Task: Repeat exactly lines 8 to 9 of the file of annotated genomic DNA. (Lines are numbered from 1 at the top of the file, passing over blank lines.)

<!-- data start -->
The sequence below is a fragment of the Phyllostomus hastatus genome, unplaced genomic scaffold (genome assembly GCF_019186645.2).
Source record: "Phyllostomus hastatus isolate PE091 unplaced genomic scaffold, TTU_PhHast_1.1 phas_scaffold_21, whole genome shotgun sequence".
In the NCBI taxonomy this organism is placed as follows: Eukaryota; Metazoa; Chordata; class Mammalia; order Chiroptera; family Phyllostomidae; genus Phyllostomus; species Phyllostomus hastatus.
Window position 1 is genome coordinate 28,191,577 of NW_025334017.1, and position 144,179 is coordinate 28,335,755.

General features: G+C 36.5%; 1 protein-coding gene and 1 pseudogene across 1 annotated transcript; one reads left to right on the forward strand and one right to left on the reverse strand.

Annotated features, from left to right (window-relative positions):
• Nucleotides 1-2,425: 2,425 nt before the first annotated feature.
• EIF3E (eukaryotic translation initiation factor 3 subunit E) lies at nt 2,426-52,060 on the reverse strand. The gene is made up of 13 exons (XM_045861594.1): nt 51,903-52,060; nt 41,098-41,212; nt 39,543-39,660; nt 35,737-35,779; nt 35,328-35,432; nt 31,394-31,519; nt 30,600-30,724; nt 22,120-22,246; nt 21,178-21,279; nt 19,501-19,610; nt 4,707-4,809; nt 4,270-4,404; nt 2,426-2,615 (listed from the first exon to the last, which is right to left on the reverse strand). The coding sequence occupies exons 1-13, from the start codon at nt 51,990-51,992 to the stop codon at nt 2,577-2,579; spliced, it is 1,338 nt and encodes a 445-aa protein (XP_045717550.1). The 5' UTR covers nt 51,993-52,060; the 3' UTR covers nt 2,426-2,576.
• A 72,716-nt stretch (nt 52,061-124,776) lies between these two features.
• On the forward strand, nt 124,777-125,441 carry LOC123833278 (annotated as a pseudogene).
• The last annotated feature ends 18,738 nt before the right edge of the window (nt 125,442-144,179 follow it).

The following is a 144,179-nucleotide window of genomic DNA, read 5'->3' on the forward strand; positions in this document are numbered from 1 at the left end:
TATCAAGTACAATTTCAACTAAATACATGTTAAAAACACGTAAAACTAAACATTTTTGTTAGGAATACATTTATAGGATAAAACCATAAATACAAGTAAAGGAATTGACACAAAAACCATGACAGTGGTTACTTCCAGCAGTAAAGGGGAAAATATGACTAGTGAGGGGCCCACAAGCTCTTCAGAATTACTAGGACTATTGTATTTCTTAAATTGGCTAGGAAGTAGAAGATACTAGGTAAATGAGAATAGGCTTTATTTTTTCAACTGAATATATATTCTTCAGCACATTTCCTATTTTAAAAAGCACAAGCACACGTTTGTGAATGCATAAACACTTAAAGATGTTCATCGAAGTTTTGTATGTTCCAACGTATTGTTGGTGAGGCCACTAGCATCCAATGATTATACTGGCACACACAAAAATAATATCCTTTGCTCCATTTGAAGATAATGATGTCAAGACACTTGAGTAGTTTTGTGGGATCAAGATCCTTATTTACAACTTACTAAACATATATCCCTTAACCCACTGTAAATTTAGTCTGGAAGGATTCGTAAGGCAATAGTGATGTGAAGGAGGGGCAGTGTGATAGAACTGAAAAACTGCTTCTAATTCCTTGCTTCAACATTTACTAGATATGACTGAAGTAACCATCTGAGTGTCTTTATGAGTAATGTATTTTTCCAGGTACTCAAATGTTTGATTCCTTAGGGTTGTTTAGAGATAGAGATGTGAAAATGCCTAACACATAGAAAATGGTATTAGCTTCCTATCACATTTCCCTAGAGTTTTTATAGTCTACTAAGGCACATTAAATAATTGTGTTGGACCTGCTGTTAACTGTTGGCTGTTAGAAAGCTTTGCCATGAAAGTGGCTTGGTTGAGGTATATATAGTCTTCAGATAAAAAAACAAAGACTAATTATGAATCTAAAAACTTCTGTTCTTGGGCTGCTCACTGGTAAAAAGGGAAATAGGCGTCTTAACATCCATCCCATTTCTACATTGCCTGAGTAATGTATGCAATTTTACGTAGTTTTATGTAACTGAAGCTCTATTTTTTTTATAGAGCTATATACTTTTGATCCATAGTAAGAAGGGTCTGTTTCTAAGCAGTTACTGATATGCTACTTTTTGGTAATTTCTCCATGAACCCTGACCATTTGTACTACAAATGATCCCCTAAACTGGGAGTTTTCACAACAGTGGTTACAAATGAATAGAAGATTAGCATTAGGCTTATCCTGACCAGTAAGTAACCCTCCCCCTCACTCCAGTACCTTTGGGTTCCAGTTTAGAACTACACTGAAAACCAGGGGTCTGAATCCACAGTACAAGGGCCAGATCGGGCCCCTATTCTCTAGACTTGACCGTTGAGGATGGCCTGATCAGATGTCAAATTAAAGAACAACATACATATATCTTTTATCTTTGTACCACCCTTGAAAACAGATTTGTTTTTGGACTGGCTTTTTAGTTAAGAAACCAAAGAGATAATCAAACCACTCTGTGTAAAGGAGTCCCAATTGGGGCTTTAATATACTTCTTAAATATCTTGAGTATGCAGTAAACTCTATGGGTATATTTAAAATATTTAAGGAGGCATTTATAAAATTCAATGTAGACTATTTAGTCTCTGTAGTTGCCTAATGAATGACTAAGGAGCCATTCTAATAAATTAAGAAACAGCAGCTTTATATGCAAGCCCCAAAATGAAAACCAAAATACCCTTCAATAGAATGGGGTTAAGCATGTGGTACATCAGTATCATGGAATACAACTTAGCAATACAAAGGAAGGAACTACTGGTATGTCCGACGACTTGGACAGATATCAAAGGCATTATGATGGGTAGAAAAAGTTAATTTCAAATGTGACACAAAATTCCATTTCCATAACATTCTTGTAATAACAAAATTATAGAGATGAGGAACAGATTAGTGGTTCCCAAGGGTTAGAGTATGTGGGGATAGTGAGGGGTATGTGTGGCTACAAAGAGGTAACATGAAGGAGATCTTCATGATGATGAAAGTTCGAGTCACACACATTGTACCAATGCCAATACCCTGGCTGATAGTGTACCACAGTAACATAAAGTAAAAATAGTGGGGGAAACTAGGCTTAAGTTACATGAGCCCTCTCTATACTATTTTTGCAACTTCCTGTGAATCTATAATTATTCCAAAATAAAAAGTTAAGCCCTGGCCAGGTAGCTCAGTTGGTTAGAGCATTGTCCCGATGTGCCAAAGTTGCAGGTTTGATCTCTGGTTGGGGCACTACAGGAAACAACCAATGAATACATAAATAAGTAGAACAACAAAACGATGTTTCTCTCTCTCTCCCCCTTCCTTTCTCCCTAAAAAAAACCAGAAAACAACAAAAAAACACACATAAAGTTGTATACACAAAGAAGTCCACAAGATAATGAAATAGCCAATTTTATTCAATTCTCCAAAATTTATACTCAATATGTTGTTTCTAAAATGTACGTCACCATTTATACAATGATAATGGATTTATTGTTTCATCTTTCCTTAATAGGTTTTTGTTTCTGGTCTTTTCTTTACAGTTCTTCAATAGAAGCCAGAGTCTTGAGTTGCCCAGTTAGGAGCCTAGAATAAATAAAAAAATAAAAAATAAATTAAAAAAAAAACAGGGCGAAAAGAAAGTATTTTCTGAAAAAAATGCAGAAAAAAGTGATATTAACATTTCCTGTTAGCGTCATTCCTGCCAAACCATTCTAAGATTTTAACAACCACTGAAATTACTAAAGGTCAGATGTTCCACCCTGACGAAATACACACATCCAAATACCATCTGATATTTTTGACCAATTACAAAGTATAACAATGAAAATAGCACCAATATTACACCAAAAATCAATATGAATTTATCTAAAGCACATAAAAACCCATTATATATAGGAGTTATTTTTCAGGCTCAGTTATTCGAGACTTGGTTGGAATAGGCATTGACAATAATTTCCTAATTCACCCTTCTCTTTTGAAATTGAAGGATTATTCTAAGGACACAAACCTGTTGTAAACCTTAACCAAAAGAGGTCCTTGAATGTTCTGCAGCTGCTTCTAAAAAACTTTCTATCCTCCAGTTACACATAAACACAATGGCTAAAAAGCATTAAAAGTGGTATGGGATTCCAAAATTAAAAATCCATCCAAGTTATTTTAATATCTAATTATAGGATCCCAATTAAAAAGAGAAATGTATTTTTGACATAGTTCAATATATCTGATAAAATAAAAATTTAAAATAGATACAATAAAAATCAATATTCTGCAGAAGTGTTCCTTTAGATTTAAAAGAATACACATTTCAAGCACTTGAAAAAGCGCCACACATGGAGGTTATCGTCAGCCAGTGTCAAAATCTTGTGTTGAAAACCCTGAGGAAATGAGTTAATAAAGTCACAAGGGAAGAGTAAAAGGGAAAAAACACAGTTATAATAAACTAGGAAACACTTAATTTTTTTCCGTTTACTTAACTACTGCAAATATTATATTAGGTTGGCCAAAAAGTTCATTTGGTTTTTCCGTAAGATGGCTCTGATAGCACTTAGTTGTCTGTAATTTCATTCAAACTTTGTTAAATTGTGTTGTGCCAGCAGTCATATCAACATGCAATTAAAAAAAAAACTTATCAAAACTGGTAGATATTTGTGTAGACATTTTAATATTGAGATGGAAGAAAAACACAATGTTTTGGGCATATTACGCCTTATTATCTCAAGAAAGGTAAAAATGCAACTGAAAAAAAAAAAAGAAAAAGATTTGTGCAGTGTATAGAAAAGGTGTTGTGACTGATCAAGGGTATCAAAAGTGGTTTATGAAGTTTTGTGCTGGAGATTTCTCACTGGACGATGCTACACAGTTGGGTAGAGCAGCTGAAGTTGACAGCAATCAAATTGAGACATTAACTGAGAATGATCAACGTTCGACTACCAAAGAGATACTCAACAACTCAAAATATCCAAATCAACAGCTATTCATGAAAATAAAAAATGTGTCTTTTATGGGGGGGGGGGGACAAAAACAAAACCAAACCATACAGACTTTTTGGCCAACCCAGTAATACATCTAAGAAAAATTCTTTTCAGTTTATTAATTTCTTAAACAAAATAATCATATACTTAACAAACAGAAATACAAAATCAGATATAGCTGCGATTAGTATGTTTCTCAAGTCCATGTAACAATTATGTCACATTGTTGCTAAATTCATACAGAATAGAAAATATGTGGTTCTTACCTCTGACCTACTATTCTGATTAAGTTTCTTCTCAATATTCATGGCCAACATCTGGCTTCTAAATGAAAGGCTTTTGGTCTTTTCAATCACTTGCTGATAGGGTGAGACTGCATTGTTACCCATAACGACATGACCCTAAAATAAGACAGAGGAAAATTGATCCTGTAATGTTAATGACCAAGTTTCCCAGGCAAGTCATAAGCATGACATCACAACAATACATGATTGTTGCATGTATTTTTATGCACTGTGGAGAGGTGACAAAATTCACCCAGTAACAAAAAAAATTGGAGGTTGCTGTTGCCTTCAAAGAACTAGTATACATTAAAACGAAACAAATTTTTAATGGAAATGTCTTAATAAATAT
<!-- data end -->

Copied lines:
• EIF3E (eukaryotic translation initiation factor 3 subunit E) lies at nt 2,426-52,060 on the reverse strand. The gene is made up of 13 exons (XM_045861594.1): nt 51,903-52,060; nt 41,098-41,212; nt 39,543-39,660; nt 35,737-35,779; nt 35,328-35,432; nt 31,394-31,519; nt 30,600-30,724; nt 22,120-22,246; nt 21,178-21,279; nt 19,501-19,610; nt 4,707-4,809; nt 4,270-4,404; nt 2,426-2,615 (listed from the first exon to the last, which is right to left on the reverse strand). The coding sequence occupies exons 1-13, from the start codon at nt 51,990-51,992 to the stop codon at nt 2,577-2,579; spliced, it is 1,338 nt and encodes a 445-aa protein (XP_045717550.1). The 5' UTR covers nt 51,993-52,060; the 3' UTR covers nt 2,426-2,576.
• A 72,716-nt stretch (nt 52,061-124,776) lies between these two features.